You can get solid state cells now a bit expensive as you have to get the computer to read them plus a C-POD and cable (https://www.poseidon-uk.co.uk/webshop/computer-and-accessories/cpod-incl-solid-state-sensor-and-cable/) the M28 computer is about 1300

NWdiver
17-12-2018, 05:07 AM
Remind me in 15 years when they've worked out the kinks

diverjoe
17-12-2018, 07:47 PM
If your on Facebook have a look here https://www.facebook.com/BSACtec/videos/563590297367081/

NWdiver
18-12-2018, 06:50 AM
A video of some BSAC bods on a jolly talking to a salesman?... I think this thread is about to get interesting

rossh
18-12-2018, 09:57 AM
Looking for details on O2 sensor voting strategies.

I've heard that the actual implementations are scary simple, but it seems like there's scope for a fair bit of theory.


Back in the days when the X1 and X-Link where available, our code was more complex than simple averaging. The usual problem is a cell that under reads, and often we could see in the dive records a lazy cell that slowly drifted lower than it other two, and finish up some distance apart at the end of the dive. So the code needed to aware of these two typical conditions, and not have any lazy signals dragging the displayed average lower. More importantly, when the system decides to drop out a cell, it should not cause a jump in the displayed value. It takes different logic to handle a dropped cell condition. As well it has to deal with spotty or sensor data on loose wire connections and do its best to see through the noise.

So we have some clever formula to address all that.

Moleshome
18-12-2018, 09:58 AM
If your on Facebook have a look here https://www.facebook.com/BSACtec/videos/563590297367081/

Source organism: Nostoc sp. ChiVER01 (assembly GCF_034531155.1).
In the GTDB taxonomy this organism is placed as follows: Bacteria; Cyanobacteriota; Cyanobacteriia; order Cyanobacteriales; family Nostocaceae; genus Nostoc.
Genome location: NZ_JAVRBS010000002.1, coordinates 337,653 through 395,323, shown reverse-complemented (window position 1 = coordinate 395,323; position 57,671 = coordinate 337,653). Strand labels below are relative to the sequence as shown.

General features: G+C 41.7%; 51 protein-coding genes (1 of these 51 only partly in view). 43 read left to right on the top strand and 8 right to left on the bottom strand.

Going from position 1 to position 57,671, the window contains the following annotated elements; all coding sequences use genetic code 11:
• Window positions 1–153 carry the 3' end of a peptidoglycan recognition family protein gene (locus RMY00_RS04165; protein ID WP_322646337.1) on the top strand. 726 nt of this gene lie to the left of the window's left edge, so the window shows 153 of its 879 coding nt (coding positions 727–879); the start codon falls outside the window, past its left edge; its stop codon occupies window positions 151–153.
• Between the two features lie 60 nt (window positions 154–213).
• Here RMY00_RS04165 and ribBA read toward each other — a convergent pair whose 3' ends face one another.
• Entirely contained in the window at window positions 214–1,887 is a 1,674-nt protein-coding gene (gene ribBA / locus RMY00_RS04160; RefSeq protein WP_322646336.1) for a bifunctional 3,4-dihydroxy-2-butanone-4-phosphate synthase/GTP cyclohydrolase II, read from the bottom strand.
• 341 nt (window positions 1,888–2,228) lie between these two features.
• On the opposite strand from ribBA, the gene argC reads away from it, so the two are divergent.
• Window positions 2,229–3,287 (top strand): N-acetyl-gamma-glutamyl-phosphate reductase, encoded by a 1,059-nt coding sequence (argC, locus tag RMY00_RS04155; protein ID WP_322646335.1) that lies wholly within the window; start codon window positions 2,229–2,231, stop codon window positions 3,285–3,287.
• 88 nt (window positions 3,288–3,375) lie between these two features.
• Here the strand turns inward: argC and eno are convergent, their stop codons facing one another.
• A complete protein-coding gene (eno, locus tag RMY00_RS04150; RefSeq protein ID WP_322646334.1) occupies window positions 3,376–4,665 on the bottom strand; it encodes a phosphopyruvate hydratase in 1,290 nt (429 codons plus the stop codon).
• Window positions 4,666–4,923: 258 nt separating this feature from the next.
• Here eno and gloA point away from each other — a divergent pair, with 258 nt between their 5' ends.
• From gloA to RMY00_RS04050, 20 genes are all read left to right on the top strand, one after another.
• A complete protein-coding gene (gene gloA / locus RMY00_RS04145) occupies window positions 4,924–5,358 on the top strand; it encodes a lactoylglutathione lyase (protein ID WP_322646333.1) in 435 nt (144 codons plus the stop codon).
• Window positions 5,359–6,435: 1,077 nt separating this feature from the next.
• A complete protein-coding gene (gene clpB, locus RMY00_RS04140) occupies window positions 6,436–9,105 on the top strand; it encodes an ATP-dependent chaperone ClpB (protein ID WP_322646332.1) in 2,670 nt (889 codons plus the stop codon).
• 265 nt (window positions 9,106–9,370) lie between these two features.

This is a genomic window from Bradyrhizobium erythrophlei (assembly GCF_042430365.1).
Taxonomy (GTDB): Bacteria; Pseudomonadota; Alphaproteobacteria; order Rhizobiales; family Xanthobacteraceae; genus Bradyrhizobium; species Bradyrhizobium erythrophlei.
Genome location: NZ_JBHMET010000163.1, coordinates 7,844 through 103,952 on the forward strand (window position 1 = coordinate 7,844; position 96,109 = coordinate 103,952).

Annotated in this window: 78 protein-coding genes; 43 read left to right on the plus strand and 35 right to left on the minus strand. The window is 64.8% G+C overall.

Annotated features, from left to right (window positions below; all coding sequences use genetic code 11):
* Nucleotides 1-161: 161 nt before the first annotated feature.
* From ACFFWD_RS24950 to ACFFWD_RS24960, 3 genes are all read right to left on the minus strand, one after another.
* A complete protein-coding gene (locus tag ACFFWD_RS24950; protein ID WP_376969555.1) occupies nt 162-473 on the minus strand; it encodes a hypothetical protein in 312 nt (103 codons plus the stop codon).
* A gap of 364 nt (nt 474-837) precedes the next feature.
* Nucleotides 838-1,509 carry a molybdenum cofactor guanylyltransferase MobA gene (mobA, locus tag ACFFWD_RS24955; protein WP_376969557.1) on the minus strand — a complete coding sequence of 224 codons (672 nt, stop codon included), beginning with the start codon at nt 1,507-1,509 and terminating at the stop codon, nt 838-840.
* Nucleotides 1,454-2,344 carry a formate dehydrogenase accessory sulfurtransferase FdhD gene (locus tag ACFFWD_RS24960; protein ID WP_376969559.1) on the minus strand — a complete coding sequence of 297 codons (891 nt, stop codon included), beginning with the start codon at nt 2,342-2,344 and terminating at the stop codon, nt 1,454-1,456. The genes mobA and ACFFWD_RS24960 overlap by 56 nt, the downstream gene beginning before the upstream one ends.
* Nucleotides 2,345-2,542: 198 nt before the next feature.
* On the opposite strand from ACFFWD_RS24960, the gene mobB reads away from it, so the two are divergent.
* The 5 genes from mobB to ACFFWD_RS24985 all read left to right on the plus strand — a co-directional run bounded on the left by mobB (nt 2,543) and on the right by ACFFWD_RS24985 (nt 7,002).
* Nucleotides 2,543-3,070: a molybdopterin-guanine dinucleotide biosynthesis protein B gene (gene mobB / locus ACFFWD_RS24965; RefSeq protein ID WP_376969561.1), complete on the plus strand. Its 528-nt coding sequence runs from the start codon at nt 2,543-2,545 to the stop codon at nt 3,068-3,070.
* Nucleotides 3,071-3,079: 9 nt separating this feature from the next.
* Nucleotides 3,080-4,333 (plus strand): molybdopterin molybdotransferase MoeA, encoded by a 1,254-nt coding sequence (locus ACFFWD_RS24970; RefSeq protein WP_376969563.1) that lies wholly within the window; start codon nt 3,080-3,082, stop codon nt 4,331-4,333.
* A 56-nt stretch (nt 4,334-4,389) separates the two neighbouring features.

Is that the Richard Pyle of Pyle Stops fame?

diverjoe
18-12-2018, 06:51 PM
Yes its Richard Pyle and no he's not a salesman he's a test diver and fish collector who often dives a Poseidon se7en to 150mts

shapeshifter
19-12-2018, 09:43 AM
Thank you, that's very interesting.

It seems to me that some failure modes should be detectable by analysing a sensor signal in total isolation (lock low, lock high or stuttering), some should be detectable within the context of the machine's closed loop transfer function (a sensor that doesn't read higher after oxygen injection is likely current limited or covered with humidity) and others only within the context of the other cell readings ("lazy cells" as you describe them).

Did your software perform these types of analyses?


Back in the days when the X1 and X-Link where available, our code was more complex than simple averaging. The usual problem is a cell that under reads, and often we could see in the dive records a lazy cell that slowly drifted lower than it other two, and finish up some distance apart at the end of the dive. So the code needed to aware of these two typical conditions, and not have any lazy signals dragging the displayed average lower. More importantly, when the system decides to drop out a cell, it should not cause a jump in the displayed value. It takes different logic to handle a dropped cell condition. As well it has to deal with spotty or sensor data on loose wire connections and do its best to see through the noise.

So we have some clever formula to address all that.